Insurance Water Claims Legislation Clears Senate Committee
AUSTIN -- Legislation authored by Senator Troy Fraser to speed insurance companies' response to water damage claims, limit the amount insurers can charge homeowners for previous water damage claims, and require the licensing of public insurance adjusters was approved today by the Senate Business and Commerce Committee.
"These three areas are all intended to help the policyholders," Fraser, R-Horseshoe Bay, said. "By addressing the problems associated with water damage and mold claims, we hope to decrease the losses of incurred by insurance companies. That, in turn, should lead to lower insurance rates."
The measure, a committee substitute for Senate Bill 127, combined the elements of three separate bills ( Senate Bills 126, 127 and 128 ) that Fraser pre-filed last November. The committee adopted the bill by a unanimous vote. It now goes to the full Senate for consideration.
Under the legislation, the state insurance commissioner is given the authority to set the procedures and time frames for insurers to respond to water damage claims, which, when left unchecked, compound the problem and contribute to the spread of mold. "My intent is to ensure a more timely response to water damage claims, and reduce the confusion, inconvenience and claims costs," Fraser said.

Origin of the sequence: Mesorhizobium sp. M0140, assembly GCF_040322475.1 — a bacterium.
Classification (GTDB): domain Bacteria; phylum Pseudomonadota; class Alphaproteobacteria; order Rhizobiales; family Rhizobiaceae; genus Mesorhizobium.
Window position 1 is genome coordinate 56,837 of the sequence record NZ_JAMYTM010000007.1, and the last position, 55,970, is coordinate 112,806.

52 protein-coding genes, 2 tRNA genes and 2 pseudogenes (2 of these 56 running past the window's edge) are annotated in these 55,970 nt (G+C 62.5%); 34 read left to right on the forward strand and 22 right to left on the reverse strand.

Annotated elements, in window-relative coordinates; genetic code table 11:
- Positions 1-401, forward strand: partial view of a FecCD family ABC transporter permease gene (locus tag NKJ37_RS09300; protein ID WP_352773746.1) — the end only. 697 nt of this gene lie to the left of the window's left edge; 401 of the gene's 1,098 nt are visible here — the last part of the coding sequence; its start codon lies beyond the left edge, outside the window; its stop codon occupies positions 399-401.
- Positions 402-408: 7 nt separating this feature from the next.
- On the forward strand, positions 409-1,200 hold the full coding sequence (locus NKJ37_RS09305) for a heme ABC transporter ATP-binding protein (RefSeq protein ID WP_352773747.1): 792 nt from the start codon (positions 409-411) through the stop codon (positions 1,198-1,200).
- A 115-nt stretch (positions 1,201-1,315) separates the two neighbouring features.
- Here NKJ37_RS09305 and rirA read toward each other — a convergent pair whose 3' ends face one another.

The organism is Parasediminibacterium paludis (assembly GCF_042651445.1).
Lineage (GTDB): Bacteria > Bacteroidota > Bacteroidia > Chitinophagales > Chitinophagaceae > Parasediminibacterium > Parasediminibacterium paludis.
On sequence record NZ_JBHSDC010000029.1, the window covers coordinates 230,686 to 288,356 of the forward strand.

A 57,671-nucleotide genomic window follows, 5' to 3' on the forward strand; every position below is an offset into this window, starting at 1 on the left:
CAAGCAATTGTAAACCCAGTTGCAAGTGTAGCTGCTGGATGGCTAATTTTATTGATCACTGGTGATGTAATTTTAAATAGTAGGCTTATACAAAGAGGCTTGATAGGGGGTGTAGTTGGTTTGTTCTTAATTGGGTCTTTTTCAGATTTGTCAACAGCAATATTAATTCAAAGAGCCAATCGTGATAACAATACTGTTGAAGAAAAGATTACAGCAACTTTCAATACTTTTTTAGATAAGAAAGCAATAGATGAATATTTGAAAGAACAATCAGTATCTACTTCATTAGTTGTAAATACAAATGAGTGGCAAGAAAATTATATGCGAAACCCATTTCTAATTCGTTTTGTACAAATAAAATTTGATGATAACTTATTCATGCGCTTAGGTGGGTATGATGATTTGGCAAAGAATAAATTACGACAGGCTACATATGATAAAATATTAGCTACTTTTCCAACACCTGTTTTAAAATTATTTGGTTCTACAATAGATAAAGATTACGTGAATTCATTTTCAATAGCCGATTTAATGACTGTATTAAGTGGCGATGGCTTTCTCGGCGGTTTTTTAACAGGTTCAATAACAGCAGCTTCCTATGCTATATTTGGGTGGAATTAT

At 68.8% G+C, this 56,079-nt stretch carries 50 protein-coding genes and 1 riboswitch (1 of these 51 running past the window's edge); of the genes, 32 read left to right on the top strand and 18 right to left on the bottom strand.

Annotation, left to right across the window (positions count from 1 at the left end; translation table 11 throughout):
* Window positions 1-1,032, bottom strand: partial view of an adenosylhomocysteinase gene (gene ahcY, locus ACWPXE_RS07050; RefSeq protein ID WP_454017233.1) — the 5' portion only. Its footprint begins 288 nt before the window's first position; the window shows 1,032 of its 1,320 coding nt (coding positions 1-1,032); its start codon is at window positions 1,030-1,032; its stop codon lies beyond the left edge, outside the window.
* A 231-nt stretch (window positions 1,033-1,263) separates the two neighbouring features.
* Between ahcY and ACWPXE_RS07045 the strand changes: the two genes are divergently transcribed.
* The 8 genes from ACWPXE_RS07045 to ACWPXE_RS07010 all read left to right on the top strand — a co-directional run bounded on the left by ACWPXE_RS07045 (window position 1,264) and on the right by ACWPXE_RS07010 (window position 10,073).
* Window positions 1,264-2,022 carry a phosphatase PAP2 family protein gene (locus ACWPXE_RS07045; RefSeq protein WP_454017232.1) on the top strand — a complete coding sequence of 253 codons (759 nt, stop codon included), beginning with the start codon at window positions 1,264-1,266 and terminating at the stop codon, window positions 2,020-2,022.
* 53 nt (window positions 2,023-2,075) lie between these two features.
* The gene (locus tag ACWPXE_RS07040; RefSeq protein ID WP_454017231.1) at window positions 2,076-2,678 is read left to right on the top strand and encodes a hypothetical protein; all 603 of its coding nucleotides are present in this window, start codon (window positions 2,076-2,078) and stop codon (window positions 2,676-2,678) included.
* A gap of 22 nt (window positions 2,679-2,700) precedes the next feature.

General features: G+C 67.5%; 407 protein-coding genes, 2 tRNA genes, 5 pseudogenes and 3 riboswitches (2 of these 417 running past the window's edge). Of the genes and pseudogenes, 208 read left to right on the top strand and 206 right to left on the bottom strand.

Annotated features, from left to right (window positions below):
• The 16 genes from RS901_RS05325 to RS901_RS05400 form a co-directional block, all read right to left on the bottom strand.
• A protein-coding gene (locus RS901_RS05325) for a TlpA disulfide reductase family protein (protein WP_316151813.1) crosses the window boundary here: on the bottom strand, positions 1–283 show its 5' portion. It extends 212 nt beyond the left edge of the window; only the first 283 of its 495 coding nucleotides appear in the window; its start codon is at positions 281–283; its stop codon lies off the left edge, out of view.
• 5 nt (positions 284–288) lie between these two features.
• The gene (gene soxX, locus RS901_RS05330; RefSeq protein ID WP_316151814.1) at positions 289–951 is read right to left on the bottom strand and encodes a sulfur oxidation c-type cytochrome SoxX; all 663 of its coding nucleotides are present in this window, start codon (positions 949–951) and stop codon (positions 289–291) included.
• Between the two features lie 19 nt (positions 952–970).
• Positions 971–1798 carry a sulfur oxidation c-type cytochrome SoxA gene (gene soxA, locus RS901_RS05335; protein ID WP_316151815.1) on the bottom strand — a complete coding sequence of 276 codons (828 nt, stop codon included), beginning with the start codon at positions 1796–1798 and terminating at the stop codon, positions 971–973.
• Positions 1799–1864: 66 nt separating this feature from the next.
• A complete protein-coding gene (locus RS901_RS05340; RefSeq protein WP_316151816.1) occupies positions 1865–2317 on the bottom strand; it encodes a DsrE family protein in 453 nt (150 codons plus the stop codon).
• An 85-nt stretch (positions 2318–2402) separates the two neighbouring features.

Another provision of the bill also limits the surcharge that insurance companies may charge on a homeowners policy to no more than 15 percent of the total premium.
"Over the past year, we've heard many people say they can't get affordable coverage -- sometimes no coverage at all -- because the home they are trying to buy has had a previous water claim," Fraser said. "This provision addresses the so-called stigmatization of properties."
The third component of the bill establishes a licensing and regulatory framework for public insurance adjusters, who, for a fee, act on behalf of homeowners in negotiating the settlement of a claim.
Under the bill, public adjusters' commissions may not exceed 10 percent of the settlement.
"The intent is to allow legitimate public adjusters to continue to operate at a reasonable profit, but to rid the system of bad actors who negotiate an artificially high or excessive claim just to get a bigger cut of the pie for themselves," Fraser said.
The testing and licensing procedure for applicants would be established by the Texas Department of Insurance. Applicants would be required to have experience and training, and to be able to demonstrate sufficient knowledge in the assessment of property values and damages.
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